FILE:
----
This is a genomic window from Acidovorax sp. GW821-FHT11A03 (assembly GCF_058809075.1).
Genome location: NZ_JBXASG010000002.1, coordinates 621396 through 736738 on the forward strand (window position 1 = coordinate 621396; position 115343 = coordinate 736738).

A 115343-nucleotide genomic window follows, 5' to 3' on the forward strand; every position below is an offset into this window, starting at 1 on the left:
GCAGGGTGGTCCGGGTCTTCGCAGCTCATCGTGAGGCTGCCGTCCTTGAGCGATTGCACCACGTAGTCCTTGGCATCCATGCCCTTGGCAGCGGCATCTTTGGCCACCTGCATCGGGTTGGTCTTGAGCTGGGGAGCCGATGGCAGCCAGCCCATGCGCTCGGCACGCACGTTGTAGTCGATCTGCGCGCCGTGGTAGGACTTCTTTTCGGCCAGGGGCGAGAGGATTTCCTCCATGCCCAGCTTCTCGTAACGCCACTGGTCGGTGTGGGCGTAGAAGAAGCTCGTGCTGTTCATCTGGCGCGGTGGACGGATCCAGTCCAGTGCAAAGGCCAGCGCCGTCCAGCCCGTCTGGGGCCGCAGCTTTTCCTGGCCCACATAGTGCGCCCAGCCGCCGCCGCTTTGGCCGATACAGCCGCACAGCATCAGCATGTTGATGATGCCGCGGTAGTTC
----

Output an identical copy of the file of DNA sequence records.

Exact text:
This is a genomic window from Acidovorax sp. GW821-FHT11A03 (assembly GCF_058809075.1).
Genome location: NZ_JBXASG010000002.1, coordinates 621396 through 736738 on the forward strand (window position 1 = coordinate 621396; position 115343 = coordinate 736738).

A 115343-nucleotide genomic window follows, 5' to 3' on the forward strand; every position below is an offset into this window, starting at 1 on the left:
GCAGGGTGGTCCGGGTCTTCGCAGCTCATCGTGAGGCTGCCGTCCTTGAGCGATTGCACCACGTAGTCCTTGGCATCCATGCCCTTGGCAGCGGCATCTTTGGCCACCTGCATCGGGTTGGTCTTGAGCTGGGGAGCCGATGGCAGCCAGCCCATGCGCTCGGCACGCACGTTGTAGTCGATCTGCGCGCCGTGGTAGGACTTCTTTTCGGCCAGGGGCGAGAGGATTTCCTCCATGCCCAGCTTCTCGTAACGCCACTGGTCGGTGTGGGCGTAGAAGAAGCTCGTGCTGTTCATCTGGCGCGGTGGACGGATCCAGTCCAGTGCAAAGGCCAGCGCCGTCCAGCCCGTCTGGGGCCGCAGCTTTTCCTGGCCCACATAGTGCGCCCAGCCGCCGCCGCTTTGGCCGATACAGCCGCACAGCATCAGCATGTTGATGATGCCGCGGTAGTTC